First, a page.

All procedural regulations are declared in the Law of Ukraine on Regulations of the Supreme Council of Ukraine. The latest version of the document was readopted on December 16, 2012, in which on the initiative of the President of Ukraine were made amendments concerning registration and voting of parliamentarians. The 2012 became a year of numerous changes in regards to the document, among which were changes to election of a chairman and others. Bills are usually considered following the procedure of three readings; the President of Ukraine must sign a law before it can be officially promulgated.
Voting for other deputies is prohibited by law. Despite this deputies have stated they could not/did take part in votes although their votes were registered in parliament and the phenomenon did became notorious in Ukraine (sometimes referred to as "piano voting"). In April 2011 a vote of a deputy was registered although the man had died four days before the voting. A bill on introducing voting of lawmakers with help of a touch-sensitive key was not passed in mid-March 2011. Since 22 February 2013 procedural measures have been implemented to prevent deputies voting for absent deputies. Following up on measures taken in December 2012.
The presidium of Verkhovna Rada was elected at the very first sessions of each convocation. Originally it consisted of a chairman, couple of the chairman's deputies, a secretary, and 19 other members. Later composition of the presidium changed. The presidium was regulated by the Statute 106 of the Constitution of Ukraine (1978). Since independence such institution was discontinued, but the term is used for the leadership of parliament that includes chairman and his (hers) deputies and may include faction leaders.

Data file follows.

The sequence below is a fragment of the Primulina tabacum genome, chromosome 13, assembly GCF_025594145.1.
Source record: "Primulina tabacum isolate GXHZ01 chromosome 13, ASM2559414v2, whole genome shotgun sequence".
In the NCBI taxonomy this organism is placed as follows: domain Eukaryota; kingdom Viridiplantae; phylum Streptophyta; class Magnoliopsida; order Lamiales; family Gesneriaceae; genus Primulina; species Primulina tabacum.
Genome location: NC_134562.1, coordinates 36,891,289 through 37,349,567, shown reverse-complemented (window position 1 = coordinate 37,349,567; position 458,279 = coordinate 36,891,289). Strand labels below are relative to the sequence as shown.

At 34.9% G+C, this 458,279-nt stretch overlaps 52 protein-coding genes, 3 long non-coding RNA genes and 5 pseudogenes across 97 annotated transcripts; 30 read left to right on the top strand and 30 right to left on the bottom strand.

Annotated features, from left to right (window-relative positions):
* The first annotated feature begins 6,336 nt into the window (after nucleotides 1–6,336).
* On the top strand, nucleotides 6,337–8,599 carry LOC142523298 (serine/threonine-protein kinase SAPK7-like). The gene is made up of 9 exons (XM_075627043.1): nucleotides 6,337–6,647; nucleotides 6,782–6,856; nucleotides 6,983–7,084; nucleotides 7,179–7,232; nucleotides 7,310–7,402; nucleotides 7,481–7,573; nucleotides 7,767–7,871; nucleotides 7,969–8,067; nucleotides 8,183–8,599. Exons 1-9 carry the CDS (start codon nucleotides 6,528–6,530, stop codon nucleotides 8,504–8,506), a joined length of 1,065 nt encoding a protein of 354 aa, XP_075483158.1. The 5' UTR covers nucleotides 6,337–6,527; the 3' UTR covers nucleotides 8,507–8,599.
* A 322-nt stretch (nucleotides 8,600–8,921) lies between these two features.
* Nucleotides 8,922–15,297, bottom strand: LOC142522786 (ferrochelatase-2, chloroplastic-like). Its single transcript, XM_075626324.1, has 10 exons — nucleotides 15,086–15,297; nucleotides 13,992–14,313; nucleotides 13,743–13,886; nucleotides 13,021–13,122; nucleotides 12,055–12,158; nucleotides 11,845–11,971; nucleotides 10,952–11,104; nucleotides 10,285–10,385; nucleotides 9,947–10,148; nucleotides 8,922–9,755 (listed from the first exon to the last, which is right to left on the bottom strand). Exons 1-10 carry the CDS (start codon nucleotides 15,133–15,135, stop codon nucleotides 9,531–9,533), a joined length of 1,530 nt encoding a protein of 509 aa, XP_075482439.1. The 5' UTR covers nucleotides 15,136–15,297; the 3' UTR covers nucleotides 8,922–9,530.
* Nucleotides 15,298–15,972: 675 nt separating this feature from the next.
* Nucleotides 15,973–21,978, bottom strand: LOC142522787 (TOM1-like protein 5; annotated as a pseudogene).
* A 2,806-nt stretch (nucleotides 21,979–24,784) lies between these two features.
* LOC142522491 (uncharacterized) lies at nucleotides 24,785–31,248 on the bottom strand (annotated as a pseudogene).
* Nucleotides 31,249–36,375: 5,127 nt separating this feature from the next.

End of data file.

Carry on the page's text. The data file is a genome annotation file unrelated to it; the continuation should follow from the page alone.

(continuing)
Parliamentary factions, groups, and parties
Only 15 or more deputies can form a parliamentary faction, a lawmaker can join only one faction (the chairman and his two assistants cannot head factions of deputies). Deputies who are expelled from factions or decide to leave them become individual lawmakers; individual deputies are allowed to unite into parliamentary groups of people's deputies then again at least 15 deputies are required for the formation of such groups. Several influential parties have been founded after they had already founded a faction in the Verkhovna Rada, examples of this are the Party of Regions, All-Ukrainian Union "Fatherland" and Labour Ukraine.
Each parliamentary faction or group is headed by its leader. Parliamentarians may become unaffiliated from the initially elected faction and realigned under a different parliamentary group or defecting into another faction. Recently there has established a term for such lawmakers - "tushky" which is a sort of derogatory word meaning "carcass". The term is applied to deputies allegedly bribed to switch faction.
Since the 2012 Ukrainian parliamentary election women made up 10 percent of the parliament; in 2010 women made up 8.5 percent of the parliament compared to an average of 30 percent in Europe. Several millionaires are member of Rada factions.
14 Rada lawmakers missed all 51 parliament sessions in 2010.
(Shading indicates majority caucus)
|Party of Regions||Batkivshchyna||UDAR||Svoboda||Communists||Economic Development||Sovereign European Ukraine||For Peace and Stability||Non-affiliated|
|End of previous convocation||195||97||DNP||DNP||25||DNP||DNP||DNP||31||348||102|
|December 12, 2012||208||99||42||36||32||-||-||-||27||444||6|
|June 11, 2013||207||93||42||36||32||-||-||-||34||444||6|
|December 31, 2013||204||90||42||36||32||-||-||-||38||442||8|
|February 21, 2014||177||90||42||36||32||-||-||-||55||442||8|
|February 22, 2014||134||88||42||36||32||-||-||-||115||447||3|